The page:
You've decided to write an article or even a book for, say, medical assisting students. Before you put even one finger on the keyboard, before you even open Word, picture in your mind your specific market.
I don't mean you should picture MA students in some abstract way. I mean to picture a single, specific MA student, perhaps one you've known, who possesses attributes typical of an MA student.The importance of writing for a specific market is well known, but when you actually sit down to write, you need an even clearer idea of who you're writing for. I've written a lot for teenagers, and when I'm writing for them, I imagine a specific person.
For an article I wrote on sexually transmitted diseases (STDs) among teens, I pictured a girl about 15 years old, sitting at her desk in school, listening to a teacher talking about STDs. Every now and then she would turn to a classmate to her right (don't ask me why, but she always turned to her right) and giggle about something in the article she was reading.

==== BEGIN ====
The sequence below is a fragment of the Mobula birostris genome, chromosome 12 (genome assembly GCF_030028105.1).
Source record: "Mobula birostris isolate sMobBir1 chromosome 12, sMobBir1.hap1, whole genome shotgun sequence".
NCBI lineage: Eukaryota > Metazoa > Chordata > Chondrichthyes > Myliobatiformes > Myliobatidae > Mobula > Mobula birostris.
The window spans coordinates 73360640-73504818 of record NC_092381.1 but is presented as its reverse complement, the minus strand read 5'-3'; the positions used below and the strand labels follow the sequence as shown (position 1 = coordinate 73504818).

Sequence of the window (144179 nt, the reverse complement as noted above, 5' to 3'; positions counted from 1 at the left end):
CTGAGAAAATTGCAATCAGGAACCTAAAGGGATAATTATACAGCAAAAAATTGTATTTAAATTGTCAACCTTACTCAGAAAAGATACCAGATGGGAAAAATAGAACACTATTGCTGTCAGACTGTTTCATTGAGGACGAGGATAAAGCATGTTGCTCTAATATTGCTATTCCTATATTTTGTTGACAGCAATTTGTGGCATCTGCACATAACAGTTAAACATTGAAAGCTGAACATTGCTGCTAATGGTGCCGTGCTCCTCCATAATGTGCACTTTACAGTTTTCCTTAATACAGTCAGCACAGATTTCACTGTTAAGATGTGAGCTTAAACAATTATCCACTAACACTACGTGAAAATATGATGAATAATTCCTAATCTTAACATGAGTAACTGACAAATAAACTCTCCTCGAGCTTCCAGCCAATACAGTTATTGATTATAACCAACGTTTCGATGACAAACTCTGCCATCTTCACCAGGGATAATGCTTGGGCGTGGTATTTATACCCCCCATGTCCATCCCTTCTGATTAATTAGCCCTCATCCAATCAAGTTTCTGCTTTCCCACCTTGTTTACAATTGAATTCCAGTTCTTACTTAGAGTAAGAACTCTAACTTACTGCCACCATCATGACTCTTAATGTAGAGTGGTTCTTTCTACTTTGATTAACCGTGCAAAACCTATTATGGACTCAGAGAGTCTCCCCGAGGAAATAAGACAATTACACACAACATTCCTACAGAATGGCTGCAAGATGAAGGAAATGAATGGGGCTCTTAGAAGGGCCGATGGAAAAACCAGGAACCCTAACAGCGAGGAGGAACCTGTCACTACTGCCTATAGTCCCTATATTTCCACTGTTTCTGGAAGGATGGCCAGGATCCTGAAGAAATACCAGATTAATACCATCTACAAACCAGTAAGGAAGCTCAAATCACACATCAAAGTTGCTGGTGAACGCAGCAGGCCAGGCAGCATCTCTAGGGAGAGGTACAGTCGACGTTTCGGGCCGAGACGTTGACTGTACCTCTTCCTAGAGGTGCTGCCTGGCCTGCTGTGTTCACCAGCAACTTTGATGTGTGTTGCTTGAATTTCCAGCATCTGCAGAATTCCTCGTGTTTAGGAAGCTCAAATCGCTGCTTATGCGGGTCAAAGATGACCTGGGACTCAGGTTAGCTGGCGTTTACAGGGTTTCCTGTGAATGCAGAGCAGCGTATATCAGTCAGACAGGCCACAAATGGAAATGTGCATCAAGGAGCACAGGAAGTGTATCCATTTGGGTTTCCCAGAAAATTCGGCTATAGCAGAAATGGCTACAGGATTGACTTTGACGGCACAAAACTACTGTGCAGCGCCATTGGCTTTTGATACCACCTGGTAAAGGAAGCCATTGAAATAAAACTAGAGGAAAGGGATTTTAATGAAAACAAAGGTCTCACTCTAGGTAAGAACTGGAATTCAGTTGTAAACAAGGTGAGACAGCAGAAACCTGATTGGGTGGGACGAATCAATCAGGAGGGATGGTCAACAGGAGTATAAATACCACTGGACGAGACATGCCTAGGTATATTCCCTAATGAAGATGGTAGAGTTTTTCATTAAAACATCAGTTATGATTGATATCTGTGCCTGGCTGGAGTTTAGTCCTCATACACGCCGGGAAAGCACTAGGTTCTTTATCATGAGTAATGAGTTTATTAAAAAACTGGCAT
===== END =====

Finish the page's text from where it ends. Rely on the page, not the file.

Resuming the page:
Why a 15-year-old girl? The age range of readers of that particular article was going to be 12- to 14-year-old students in a health class. Female because I thought that STDs were going to be somewhat more interesting to girls than boys, though both needed to understand them. But I like to picture just one person rather than two, so I went with a girl. Giggling now and then because most kids that age, though they possess some level of maturity, are mostly just kids who giggle to alleviate some of the discomfort sensitive topics tend to bring about.
Do the same thing when you write.
Picture someone with specific qualities like that too, qualities you would find in your "typical" reader, and you'll find that your writing will speak more directly to the market you want to reach.